Too often, conversations about digital portfolios center on the tools: how to save, share, and publish student work. Mastering the technical component of digital portfolios is critical, and students do need an opportunity to showcase their work to a broader audience. However, when we let the process of curate > reflect > publish serve as the sole focal point, digital portfolios become summative in nature and are viewed as an add-on at the end of a unit, project, or activity.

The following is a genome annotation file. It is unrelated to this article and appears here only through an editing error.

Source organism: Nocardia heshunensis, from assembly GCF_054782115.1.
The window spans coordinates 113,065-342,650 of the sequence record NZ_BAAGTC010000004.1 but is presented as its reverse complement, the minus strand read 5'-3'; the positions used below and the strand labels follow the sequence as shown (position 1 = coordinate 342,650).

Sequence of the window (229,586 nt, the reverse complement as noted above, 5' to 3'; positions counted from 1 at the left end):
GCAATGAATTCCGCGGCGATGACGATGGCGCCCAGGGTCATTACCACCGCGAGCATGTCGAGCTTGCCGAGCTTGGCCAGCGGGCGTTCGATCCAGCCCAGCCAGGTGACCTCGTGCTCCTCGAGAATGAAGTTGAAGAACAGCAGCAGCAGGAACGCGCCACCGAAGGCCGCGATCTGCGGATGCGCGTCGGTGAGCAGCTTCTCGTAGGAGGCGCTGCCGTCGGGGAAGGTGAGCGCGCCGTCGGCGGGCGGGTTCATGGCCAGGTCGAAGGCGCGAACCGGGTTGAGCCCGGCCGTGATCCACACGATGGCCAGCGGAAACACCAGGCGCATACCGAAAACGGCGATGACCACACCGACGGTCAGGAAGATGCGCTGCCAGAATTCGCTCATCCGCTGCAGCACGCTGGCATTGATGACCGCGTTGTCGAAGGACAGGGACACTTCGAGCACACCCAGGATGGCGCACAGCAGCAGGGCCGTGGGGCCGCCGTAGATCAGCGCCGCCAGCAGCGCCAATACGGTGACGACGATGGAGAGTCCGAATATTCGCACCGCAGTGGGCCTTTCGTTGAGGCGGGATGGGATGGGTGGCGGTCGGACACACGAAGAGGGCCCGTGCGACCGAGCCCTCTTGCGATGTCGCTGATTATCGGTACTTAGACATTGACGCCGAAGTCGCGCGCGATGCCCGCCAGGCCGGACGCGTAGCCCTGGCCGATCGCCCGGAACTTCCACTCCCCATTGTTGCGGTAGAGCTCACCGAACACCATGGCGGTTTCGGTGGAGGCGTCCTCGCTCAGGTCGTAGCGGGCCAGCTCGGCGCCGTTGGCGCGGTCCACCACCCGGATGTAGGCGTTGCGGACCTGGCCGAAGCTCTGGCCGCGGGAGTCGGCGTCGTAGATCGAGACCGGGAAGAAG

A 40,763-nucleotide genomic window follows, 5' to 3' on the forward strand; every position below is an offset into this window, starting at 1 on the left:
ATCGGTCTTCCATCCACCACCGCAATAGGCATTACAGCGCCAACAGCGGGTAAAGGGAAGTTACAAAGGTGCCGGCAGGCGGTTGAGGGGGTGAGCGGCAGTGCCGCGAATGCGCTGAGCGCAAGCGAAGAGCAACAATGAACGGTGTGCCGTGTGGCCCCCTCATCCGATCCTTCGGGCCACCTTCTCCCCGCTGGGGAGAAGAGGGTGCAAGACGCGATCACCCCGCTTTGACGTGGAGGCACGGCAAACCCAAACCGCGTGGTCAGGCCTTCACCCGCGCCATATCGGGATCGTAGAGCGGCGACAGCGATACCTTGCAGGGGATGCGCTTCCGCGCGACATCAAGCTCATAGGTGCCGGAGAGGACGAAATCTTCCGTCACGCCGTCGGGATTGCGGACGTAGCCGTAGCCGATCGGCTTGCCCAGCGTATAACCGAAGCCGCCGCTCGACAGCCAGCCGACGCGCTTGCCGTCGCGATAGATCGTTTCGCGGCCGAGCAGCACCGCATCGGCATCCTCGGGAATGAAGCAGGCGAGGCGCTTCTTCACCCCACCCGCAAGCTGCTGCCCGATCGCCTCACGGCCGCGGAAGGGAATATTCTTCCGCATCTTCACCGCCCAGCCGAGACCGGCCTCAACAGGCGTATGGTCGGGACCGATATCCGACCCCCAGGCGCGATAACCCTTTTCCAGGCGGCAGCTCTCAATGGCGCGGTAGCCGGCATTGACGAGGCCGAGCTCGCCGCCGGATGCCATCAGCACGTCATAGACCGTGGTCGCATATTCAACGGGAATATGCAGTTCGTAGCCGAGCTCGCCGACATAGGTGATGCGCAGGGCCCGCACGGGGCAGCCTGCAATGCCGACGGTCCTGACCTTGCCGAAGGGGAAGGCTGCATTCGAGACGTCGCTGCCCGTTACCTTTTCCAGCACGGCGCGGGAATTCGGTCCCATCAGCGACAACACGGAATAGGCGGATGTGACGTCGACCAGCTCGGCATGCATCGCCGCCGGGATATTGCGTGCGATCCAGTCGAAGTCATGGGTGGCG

For digital portfolios to be truly valuable to both teachers and students, they need to provide insight into not only what students created, but also how and why. If the ultimate goal is to develop students as learners, then they need an opportunity for making connections to content as well as the overarching learning objectives.
If done well, portfolios can aid students in metacognition (PDF), reflection, and ownership of learning (PDF). If done poorly, students and teachers may feel like portfolios are a waste of time. While some see portfolios as excellent qualitative measures instead of standardized tests, we know that the subjective nature of portfolio assessment can make it an unreliable comparison between schools.